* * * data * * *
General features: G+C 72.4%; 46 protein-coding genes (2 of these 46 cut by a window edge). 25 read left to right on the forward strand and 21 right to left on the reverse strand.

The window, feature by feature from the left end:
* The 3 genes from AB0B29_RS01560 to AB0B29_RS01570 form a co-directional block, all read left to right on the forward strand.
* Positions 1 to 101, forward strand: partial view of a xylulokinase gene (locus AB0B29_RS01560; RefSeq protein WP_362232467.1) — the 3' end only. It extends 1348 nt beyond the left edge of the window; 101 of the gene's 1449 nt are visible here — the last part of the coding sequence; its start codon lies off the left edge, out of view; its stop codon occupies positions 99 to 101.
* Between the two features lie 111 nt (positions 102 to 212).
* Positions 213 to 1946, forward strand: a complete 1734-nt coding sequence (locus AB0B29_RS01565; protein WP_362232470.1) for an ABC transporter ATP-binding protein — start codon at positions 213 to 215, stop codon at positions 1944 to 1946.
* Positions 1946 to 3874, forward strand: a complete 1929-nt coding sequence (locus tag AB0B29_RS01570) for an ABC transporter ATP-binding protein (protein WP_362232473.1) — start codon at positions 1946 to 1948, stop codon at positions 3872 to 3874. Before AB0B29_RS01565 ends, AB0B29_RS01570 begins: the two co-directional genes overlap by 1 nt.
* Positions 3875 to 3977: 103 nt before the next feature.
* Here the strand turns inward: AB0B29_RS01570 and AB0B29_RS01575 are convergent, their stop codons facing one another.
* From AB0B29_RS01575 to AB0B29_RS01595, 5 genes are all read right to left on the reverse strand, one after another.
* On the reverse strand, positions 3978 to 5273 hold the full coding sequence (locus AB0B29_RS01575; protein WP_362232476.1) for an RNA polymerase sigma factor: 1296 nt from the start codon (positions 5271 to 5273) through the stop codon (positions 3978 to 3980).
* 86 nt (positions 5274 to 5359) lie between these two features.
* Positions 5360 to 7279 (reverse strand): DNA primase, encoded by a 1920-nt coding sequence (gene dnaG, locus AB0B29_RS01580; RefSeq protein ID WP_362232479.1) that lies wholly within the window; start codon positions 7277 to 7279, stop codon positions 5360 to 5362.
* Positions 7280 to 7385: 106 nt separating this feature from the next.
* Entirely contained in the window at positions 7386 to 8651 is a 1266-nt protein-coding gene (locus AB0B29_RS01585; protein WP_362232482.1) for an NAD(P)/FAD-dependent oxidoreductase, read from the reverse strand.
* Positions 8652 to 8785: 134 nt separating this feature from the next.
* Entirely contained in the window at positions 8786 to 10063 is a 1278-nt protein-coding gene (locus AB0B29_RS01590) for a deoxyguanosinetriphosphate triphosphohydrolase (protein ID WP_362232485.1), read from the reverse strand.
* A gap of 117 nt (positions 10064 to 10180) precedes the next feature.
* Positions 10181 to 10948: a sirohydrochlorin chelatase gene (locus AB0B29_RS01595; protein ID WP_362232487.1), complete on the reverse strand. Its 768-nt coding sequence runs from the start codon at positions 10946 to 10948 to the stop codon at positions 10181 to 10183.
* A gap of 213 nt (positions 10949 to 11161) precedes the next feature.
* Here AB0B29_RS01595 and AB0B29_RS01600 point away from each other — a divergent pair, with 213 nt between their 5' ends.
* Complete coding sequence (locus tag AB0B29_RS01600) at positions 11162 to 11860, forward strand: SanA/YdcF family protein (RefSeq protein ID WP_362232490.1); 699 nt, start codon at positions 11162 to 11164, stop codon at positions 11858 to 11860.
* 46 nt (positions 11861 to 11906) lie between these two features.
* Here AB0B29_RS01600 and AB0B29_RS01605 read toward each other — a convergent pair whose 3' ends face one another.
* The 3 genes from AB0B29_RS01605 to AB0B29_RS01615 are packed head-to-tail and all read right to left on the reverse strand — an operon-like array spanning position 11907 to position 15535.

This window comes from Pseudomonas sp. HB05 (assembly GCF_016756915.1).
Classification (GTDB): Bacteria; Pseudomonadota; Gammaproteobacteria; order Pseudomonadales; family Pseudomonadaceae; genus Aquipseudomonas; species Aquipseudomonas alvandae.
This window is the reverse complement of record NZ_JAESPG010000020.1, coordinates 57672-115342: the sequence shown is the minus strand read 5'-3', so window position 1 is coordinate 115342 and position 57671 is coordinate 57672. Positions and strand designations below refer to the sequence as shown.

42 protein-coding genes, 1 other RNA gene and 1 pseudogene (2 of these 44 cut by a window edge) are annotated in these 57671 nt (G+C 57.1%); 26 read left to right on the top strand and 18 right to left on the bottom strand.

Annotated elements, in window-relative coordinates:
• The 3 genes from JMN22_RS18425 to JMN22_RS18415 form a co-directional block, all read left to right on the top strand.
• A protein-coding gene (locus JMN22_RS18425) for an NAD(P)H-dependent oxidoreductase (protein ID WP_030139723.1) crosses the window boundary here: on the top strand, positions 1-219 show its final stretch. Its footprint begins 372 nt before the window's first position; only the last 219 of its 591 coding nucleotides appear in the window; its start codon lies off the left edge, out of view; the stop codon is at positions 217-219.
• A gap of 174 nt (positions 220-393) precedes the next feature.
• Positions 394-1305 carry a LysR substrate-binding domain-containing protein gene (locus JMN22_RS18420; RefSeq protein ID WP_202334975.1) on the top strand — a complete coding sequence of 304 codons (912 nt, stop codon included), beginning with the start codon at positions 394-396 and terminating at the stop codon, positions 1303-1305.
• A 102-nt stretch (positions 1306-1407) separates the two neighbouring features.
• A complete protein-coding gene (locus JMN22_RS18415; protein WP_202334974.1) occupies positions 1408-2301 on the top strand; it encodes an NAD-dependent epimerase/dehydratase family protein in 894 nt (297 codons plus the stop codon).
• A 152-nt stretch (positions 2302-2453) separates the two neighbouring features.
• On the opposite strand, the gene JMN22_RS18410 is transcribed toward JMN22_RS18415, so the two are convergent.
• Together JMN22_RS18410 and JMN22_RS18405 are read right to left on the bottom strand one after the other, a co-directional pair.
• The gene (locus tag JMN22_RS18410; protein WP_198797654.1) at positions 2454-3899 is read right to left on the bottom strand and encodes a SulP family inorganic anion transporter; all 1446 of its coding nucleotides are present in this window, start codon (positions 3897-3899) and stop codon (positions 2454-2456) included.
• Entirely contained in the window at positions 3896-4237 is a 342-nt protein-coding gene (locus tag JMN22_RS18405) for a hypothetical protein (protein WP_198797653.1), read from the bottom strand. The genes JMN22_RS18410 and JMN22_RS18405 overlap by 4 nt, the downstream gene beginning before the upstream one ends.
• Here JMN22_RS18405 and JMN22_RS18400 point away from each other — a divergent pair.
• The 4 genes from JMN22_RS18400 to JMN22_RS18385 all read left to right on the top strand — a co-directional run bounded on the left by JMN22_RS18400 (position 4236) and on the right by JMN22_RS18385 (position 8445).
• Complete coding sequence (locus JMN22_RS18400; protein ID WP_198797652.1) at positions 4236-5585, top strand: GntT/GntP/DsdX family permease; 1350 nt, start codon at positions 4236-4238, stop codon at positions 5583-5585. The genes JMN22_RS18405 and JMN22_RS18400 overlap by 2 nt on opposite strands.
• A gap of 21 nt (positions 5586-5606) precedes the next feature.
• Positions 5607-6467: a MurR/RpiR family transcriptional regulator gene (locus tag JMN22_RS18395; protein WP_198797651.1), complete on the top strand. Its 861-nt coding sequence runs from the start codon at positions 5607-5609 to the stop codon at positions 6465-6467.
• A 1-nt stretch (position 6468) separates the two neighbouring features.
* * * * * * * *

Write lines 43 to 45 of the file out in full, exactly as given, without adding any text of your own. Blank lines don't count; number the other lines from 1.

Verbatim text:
• The 4 genes from JMN22_RS18400 to JMN22_RS18385 all read left to right on the top strand — a co-directional run bounded on the left by JMN22_RS18400 (position 4236) and on the right by JMN22_RS18385 (position 8445).
• Complete coding sequence (locus JMN22_RS18400; protein ID WP_198797652.1) at positions 4236-5585, top strand: GntT/GntP/DsdX family permease; 1350 nt, start codon at positions 4236-4238, stop codon at positions 5583-5585. The genes JMN22_RS18405 and JMN22_RS18400 overlap by 2 nt on opposite strands.
• A gap of 21 nt (positions 5586-5606) precedes the next feature.